Why every ceremony needs a focal point

Double rainbow

Why every ceremony needs a focal point

Have you ever thought about the focal point of a wedding ceremony? As a celebrant, I’m a bit obsessed with them and I definitely think every ceremony should have one. The reason is this: a focal point attracts and directs the audience’s attention to where you want it to be. Actors refer to being centre stage or in the spotlight. The same principle applies to ceremonies. We want your audience, guests or congregation to focus on what’s important. A focal point helps to frame the action and the key people in your ceremony.

What does a focal point look like?

Focal points come in all styles. Shape-wise, we humans seem to prefer arches and rectangles, which are basically squared-off arches anyway. When you look at an event venue, whether it’s a castle, hotel, church, theatre or barn, you will nearly always see these shapes. The rest of the focal point could be a raised area like a stage, somewhere set apart such as a gazebo, something high like a garden pergola or a balcony.

These places all share a sense of separateness, which also helps to direct our attention and makes us feel that something special is going to happen there.

Focal points aren’t new. The Romans loved arches and using them to create a bit of drama.

Old archway

And Nature can create the perfect backdrop without even trying. This is Dorset’s Durdle Door.

Durdle Door in Dorset

Wonderful wedding focal points

At a wedding, the focal point should always be the couple getting married. Looking at the pictures below, it might look as if the main feature of the focal point is the strategically-placed table! In my view, that space should be strictly reserved for the wedding couple. I don’t want it filled with a registrar, or a celebrant and certainly not a table. And I always make sure the couple are either facing out towards their guests or facing each other, depending on what’s being said. It may be traditional to look at a couple’s backs but tradition is only worth it when it works well.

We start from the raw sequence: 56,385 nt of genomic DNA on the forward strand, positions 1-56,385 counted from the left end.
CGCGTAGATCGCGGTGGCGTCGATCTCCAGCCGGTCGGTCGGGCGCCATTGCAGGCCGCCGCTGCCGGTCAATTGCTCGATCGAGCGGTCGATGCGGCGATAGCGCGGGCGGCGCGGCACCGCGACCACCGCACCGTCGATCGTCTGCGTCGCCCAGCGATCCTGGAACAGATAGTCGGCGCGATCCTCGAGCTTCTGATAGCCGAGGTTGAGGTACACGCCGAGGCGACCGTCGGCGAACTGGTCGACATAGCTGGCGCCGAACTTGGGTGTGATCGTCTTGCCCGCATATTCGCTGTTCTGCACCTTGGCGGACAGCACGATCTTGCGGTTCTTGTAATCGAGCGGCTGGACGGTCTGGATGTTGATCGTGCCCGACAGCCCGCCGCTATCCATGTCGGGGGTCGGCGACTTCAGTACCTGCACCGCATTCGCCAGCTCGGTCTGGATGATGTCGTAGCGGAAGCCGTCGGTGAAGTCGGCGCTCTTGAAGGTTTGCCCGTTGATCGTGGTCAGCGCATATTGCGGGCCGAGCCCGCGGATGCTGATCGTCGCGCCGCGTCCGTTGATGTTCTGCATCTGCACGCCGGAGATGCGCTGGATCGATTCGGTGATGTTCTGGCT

Focal points can be grand, or minimal, subtle or full-on. Here are a few examples of different scenes and styles.

Outdoor wedding ceremony

A beautiful, natural scene benefits from being framed by a simple curtain, billowing in the breeze. 

A garden space such as an orangery or pergola offers a wonderful mix of structural and natural features.

Archway into garden

 I really love these contrasting colours and the natural aisle created by the hedge and stone path.

Inside venues capitalise on their style and character. This sleek, modern space suits an elegant  contemporary style.

Elegant formal room

 The fireplace is the ideal backdrop for an intimate wedding or renewal of vows. 

Barn weddings are really popular and their relaxed vibe allows you to get really creative.

Rustic wedding venue

This is full-on rustic drama. NB the central table is once again stealing the attention.

Indulge in the Gothic drama of an English country home. Just perfect – without the table.

To me, a double rainbow is the perfect focal point. It doesn’t matter how many rainbows I see in my life, I will still be amazed by one. If I could produce a rainbow at the perfect point in a  ceremony, that would be my ideal scenario!

Double rainbow

Find your favourite focal point

If you’re looking for slightly more achievable options for focal points, I’ve put a few of my favourites on Pinterest

And if you’re planning a wedding (congratulations!), there are brilliant stylists such as www.fundooweddings.co.uk, who will create a show-stopping backdrop for you. Alternatively, if you’re crafty, the inspiration and know-how is all out there, ready to be plundered.

Your ceremony space can be as simple or as OTT as you want. I hope you have a lovely time making it just right.

And don’t hesitate to get in touch if you’d like a bespoke ceremony to match!